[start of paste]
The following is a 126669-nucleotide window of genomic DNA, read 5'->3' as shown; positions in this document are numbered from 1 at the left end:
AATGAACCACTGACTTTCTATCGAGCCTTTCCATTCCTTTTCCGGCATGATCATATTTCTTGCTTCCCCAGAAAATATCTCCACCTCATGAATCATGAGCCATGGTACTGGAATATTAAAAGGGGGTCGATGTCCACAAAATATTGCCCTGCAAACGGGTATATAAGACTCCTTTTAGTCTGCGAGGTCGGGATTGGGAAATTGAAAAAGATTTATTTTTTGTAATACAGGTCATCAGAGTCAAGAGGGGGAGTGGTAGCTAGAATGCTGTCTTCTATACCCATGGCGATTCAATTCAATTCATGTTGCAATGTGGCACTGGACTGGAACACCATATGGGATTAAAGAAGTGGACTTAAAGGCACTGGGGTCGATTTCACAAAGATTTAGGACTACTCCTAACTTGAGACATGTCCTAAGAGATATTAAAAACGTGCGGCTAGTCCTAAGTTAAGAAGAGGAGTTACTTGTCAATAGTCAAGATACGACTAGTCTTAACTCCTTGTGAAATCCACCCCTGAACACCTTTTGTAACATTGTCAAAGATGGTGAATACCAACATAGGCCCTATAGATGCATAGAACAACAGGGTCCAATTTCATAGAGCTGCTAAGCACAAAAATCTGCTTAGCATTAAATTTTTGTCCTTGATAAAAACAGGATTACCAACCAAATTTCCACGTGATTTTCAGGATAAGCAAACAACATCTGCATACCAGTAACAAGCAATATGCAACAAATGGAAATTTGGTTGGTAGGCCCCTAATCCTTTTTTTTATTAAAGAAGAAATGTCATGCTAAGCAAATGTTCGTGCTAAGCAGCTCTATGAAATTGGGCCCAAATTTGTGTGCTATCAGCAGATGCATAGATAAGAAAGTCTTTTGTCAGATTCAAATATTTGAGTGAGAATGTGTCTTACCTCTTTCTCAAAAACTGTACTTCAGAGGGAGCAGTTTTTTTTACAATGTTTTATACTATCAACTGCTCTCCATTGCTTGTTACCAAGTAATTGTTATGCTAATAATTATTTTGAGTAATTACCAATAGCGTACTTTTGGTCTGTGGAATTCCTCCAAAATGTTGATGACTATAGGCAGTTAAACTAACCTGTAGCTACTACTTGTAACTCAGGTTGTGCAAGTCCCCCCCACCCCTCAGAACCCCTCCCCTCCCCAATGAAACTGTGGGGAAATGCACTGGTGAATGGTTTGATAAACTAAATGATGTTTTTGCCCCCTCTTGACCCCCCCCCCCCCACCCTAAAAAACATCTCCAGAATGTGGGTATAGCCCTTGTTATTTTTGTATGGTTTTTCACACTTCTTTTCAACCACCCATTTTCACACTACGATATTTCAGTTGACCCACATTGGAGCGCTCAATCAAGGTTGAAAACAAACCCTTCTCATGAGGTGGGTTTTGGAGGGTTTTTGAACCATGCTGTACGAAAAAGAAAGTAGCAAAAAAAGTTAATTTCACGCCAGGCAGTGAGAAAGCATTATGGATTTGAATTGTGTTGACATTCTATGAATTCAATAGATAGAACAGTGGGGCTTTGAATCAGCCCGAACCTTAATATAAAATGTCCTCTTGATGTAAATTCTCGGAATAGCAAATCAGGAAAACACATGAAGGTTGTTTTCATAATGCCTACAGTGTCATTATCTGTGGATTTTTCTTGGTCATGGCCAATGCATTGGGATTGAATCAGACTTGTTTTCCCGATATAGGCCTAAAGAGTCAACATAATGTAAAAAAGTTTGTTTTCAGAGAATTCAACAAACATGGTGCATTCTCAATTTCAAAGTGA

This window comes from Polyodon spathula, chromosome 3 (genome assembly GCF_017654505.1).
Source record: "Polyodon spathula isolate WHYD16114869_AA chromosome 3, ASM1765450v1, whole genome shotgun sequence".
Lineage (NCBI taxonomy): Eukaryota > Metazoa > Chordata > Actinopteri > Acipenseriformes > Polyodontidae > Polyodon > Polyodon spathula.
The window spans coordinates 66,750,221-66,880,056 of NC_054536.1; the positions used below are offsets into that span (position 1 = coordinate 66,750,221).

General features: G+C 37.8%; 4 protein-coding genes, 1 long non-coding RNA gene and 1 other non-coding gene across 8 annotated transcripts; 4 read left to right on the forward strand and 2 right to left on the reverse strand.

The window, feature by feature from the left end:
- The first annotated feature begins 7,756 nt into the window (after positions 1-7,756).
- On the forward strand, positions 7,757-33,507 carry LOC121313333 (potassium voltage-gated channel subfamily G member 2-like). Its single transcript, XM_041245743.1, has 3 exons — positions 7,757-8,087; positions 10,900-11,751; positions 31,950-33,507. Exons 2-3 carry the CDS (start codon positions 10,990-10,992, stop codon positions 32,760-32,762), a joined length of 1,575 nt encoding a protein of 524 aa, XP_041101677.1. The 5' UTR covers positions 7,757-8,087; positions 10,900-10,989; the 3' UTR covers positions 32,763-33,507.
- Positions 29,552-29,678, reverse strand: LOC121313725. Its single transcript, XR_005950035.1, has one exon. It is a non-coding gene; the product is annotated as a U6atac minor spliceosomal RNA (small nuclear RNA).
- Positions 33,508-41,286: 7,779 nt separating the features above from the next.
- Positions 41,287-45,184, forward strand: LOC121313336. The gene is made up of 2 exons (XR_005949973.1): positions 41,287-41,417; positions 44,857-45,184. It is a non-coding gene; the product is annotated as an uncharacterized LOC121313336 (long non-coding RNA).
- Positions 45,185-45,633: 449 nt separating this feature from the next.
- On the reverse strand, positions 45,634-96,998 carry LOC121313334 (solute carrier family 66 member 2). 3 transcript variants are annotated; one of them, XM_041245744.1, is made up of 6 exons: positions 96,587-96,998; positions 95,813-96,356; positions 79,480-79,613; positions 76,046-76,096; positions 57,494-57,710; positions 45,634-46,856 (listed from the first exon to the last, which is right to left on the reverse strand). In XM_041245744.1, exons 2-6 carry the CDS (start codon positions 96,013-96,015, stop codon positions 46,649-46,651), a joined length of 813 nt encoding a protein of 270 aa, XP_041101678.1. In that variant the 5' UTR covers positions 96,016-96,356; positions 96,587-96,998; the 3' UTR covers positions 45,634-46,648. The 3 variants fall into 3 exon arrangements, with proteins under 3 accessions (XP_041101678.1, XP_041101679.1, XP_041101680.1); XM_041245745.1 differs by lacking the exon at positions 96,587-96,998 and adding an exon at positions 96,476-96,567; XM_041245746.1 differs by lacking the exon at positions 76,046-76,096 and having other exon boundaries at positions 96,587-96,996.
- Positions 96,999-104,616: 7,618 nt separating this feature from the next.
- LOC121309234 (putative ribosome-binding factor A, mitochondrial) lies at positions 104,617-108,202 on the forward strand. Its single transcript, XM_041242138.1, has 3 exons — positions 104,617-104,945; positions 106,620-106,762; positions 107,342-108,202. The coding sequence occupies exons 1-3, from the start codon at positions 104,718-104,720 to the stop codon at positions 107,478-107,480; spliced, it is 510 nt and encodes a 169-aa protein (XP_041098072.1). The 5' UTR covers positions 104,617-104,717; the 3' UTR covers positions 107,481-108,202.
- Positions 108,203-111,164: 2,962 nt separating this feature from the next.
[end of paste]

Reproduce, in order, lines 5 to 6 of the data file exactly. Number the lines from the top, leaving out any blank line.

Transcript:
Lineage (NCBI taxonomy): Eukaryota > Metazoa > Chordata > Actinopteri > Acipenseriformes > Polyodontidae > Polyodon > Polyodon spathula.
The window spans coordinates 66,750,221-66,880,056 of NC_054536.1; the positions used below are offsets into that span (position 1 = coordinate 66,750,221).